We’ve been riding the Reagan wave for a quarter century.

    So Rick, I think most of us on here would appreciate it if you simply said “Thank You, President Reagan”.

  12. Bull Moose says:

    Well, whoever follows Bush is going to have to take years to right the nation following the disaster that is the Bush/Cheney administration.

    For the record, I was a McCain supporter in 2000 and begrudingly voted for Bush in the general election and again in 2004.

  13. Bull Moose says:

    If you thought Mitt for the Price is Right was bad, wait till you see Emporer Cheny and his Imperial Storm Troopers.

  14. Chris says:

    It took years for Reagan to right the nation after 12 disastrous Nixon/Ford/Carter years. Nixon was deciding from the WhiteHouse what the price of a Big Mac should be. Thats a level of government regulation that even Hillary doesn’t aspire to.

  15. joe says:

    Bull Moose,

    I retired from the Army in 97. I had had enough of Clinton’s abuse. I would still be serving if I had been one of Cheney’s Imperial Storm Troopers.

    Start your BS show about Cheney and see how many military/retered military you can drive away from McCain. At least on this forum, YOU are the single biggest reason to support anybody but McCain. ABM, I like it.

  16. ToddH says:

    I’m a veteran and Cheney can kiss my (censored for purposes of National Security) and then (Classified material privy to only the Department of Cheney). Feels good to get that off my chest. Excuse me while I answer the door…

  17. ToddH says:


    Can you show me a statement where he placed on a term limit upon himself b/c I have never heard of such a statement. This from Stephen Hayes of the Weekly Standard:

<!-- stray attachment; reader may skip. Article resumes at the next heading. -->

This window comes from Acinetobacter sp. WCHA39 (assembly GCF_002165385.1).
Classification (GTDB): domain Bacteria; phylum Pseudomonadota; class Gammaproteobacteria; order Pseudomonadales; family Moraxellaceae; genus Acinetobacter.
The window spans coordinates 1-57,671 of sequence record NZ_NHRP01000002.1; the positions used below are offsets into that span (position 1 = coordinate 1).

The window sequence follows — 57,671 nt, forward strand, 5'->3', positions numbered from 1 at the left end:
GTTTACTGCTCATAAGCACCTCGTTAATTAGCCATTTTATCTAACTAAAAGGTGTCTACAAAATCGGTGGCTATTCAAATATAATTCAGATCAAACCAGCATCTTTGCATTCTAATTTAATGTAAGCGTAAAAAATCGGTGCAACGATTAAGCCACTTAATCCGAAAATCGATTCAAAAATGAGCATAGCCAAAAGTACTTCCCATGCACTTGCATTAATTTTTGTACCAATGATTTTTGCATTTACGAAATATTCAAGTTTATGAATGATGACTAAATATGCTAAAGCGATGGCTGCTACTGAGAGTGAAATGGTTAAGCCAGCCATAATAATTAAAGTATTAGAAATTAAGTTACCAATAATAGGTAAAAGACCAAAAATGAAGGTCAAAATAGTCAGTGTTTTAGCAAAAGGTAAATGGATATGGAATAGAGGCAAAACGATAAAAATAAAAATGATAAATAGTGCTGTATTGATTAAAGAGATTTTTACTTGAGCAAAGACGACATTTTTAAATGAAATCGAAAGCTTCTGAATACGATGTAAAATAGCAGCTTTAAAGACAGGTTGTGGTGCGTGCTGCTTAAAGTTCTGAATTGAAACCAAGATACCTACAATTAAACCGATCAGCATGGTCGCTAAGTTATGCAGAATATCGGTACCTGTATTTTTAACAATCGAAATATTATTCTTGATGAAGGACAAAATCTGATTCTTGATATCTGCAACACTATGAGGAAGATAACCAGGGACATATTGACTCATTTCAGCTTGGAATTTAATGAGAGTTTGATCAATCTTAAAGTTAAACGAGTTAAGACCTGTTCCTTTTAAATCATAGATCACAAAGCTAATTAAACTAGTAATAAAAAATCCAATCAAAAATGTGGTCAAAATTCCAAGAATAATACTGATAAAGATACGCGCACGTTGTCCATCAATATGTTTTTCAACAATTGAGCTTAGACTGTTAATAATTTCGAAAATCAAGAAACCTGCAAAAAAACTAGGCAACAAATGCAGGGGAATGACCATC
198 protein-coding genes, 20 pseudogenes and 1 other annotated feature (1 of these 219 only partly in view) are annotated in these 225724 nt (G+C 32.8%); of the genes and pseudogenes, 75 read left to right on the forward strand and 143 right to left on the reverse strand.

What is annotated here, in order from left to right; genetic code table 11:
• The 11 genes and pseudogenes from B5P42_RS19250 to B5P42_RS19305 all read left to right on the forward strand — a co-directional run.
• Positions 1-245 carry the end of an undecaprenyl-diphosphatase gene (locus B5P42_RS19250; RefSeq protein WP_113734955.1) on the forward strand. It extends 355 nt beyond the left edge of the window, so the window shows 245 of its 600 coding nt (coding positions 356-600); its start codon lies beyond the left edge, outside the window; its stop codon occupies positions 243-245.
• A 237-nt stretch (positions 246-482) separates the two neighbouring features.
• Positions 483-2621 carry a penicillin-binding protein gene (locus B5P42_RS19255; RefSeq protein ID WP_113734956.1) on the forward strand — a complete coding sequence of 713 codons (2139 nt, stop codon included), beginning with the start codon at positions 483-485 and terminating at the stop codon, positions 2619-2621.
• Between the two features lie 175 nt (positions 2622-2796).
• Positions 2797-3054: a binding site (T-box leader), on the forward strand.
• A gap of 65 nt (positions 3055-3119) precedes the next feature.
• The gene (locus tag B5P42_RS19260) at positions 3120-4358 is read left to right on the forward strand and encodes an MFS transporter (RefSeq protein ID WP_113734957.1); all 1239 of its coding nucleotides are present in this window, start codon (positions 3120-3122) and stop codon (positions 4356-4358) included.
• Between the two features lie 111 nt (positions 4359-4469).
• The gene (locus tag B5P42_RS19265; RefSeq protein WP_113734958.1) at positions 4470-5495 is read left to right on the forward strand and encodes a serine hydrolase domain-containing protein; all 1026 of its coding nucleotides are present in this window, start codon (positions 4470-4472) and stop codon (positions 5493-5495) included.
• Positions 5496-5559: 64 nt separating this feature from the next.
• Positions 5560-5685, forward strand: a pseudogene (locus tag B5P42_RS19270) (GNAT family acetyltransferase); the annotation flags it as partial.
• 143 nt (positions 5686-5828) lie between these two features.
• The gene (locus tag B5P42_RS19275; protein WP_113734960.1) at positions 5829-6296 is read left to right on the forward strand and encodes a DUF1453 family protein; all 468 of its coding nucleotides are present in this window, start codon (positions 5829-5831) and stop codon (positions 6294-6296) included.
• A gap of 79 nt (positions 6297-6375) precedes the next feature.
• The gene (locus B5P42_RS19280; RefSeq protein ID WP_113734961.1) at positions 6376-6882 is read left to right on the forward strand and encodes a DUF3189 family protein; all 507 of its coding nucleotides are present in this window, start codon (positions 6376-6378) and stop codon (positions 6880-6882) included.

“As Thompson considered his future, he began telling friends that he was not certain he wanted to seek reelection in 2002. He changed his mind after the attacks of September 11. Thompson, who served at the time on the Senate Intelligence Committee, announced in late September that he would run again. “Now is not the time for me to leave,” he said. “This is the way now, it’s perfectly clear, for me to contribute the most.” He spent the next several weeks traveling to churches throughout Tennessee talking about the attacks and the coming U.S. response to them. ”


    “Then in late January 2002, his daughter Elizabeth Panici died suddenly following a heart attack. She was only 38. Thompson’s friends say he was devastated. A month later he announced that he had changed his mind–he would not seek reelection. “I simply do not have the heart for another six-year term.””

    This from John Fund of the Wall Street Journal:

    “In 2002 he lost his daughter after she failed to come out of a drug-overdose-induced coma. Already frustrated with the Senate’s endless maneuvering over minutiae, he decided to retire at age 60 only two months later and change his life.”

    Nothing that I can see about a term limit pledge that he was simply fulfilling. If that was the reason for his sudden departure from the Senate then wouldn’t someone have mentioned it?

  18. Jeff Emanuel says:

    ToddH, Jack’s comment about Red October opening “next weekend” was sarcasm intended to show the absurdity of your claim that Thompson “left public service to enter acting.”

    As you so kindly pointed out to Jack, Red October and others were out long before Thompson entered politics.


  19. Bull Moose says:

    Joe buddy, you might want to pull the wool from over your eyes for a time or two and come to reality man.

    Guess what Joe, I do have an opinion that isn’t necessarily taken straight out of the pages of the Republican party. I can think for myself!